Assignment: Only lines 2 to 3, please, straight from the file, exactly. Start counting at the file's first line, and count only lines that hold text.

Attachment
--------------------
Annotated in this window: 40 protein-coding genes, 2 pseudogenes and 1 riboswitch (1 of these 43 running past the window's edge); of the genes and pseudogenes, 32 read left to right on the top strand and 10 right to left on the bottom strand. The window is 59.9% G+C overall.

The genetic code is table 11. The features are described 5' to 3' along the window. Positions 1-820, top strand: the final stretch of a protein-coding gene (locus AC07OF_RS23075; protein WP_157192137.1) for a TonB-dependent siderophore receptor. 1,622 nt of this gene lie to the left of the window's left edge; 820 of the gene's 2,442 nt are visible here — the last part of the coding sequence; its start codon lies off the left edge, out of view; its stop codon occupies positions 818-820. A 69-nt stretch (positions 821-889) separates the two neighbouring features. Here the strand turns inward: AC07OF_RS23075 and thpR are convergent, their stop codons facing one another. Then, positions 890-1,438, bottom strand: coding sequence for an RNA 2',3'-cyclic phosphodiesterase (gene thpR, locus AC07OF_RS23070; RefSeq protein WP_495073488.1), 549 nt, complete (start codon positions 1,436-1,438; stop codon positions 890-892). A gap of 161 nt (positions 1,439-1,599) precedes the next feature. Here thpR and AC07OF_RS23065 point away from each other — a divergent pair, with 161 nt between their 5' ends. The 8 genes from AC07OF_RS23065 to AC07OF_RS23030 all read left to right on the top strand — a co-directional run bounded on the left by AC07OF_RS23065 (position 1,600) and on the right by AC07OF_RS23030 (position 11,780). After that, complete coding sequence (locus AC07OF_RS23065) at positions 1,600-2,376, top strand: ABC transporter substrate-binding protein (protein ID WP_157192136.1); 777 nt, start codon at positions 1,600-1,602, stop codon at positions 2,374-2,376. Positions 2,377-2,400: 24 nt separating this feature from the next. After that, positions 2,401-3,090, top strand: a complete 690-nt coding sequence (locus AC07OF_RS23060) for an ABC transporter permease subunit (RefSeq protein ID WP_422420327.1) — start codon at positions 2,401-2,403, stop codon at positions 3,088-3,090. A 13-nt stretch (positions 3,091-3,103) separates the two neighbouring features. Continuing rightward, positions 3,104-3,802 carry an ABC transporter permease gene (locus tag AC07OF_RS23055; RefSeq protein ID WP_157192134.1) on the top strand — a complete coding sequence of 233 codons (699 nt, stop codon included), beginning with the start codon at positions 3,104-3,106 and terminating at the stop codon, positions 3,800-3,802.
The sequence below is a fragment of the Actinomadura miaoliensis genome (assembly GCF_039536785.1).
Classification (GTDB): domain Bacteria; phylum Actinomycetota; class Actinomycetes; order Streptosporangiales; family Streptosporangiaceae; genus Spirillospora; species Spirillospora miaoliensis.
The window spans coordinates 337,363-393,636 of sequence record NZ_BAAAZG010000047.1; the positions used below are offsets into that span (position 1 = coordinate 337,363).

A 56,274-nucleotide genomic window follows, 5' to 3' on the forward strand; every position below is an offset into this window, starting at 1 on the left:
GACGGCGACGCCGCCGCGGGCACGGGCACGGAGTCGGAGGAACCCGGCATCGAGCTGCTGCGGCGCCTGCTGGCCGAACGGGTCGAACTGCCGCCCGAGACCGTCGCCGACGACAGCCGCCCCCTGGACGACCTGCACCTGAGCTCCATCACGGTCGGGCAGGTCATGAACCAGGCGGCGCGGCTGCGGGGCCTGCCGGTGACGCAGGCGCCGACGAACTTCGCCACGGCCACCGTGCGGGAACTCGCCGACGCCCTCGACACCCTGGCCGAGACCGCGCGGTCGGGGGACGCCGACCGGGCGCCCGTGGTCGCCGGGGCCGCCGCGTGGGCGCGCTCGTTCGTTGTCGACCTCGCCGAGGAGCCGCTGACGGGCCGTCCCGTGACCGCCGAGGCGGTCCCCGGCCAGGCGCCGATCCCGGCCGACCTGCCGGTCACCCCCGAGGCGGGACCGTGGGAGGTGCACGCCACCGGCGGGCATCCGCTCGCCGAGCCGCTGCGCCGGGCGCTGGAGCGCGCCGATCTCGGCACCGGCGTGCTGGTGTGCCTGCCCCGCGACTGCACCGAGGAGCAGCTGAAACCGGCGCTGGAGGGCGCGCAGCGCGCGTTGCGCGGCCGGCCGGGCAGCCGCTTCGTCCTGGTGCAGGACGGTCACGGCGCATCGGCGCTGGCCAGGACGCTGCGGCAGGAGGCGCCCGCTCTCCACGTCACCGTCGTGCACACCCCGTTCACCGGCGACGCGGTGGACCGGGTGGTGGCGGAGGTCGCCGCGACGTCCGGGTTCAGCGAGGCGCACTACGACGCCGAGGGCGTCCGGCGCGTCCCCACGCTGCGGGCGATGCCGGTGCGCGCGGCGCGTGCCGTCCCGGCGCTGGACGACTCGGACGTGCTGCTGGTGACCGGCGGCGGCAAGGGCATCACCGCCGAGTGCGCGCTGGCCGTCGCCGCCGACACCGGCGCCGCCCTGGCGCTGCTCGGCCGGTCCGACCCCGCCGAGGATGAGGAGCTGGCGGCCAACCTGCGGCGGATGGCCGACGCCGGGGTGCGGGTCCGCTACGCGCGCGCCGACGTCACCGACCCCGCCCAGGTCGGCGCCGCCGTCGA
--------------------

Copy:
The genetic code is table 11. The features are described 5' to 3' along the window. Positions 1-820, top strand: the final stretch of a protein-coding gene (locus AC07OF_RS23075; protein WP_157192137.1) for a TonB-dependent siderophore receptor. 1,622 nt of this gene lie to the left of the window's left edge; 820 of the gene's 2,442 nt are visible here — the last part of the coding sequence; its start codon lies off the left edge, out of view; its stop codon occupies positions 818-820. A 69-nt stretch (positions 821-889) separates the two neighbouring features. Here the strand turns inward: AC07OF_RS23075 and thpR are convergent, their stop codons facing one another. Then, positions 890-1,438, bottom strand: coding sequence for an RNA 2',3'-cyclic phosphodiesterase (gene thpR, locus AC07OF_RS23070; RefSeq protein WP_495073488.1), 549 nt, complete (start codon positions 1,436-1,438; stop codon positions 890-892). A gap of 161 nt (positions 1,439-1,599) precedes the next feature. Here thpR and AC07OF_RS23065 point away from each other — a divergent pair, with 161 nt between their 5' ends. The 8 genes from AC07OF_RS23065 to AC07OF_RS23030 all read left to right on the top strand — a co-directional run bounded on the left by AC07OF_RS23065 (position 1,600) and on the right by AC07OF_RS23030 (position 11,780). After that, complete coding sequence (locus AC07OF_RS23065) at positions 1,600-2,376, top strand: ABC transporter substrate-binding protein (protein ID WP_157192136.1); 777 nt, start codon at positions 1,600-1,602, stop codon at positions 2,374-2,376. Positions 2,377-2,400: 24 nt separating this feature from the next. After that, positions 2,401-3,090, top strand: a complete 690-nt coding sequence (locus AC07OF_RS23060) for an ABC transporter permease subunit (RefSeq protein ID WP_422420327.1) — start codon at positions 2,401-2,403, stop codon at positions 3,088-3,090. A 13-nt stretch (positions 3,091-3,103) separates the two neighbouring features. Continuing rightward, positions 3,104-3,802 carry an ABC transporter permease gene (locus tag AC07OF_RS23055; RefSeq protein ID WP_157192134.1) on the top strand — a complete coding sequence of 233 codons (699 nt, stop codon included), beginning with the start codon at positions 3,104-3,106 and terminating at the stop codon, positions 3,800-3,802.
The sequence below is a fragment of the Actinomadura miaoliensis genome (assembly GCF_039536785.1).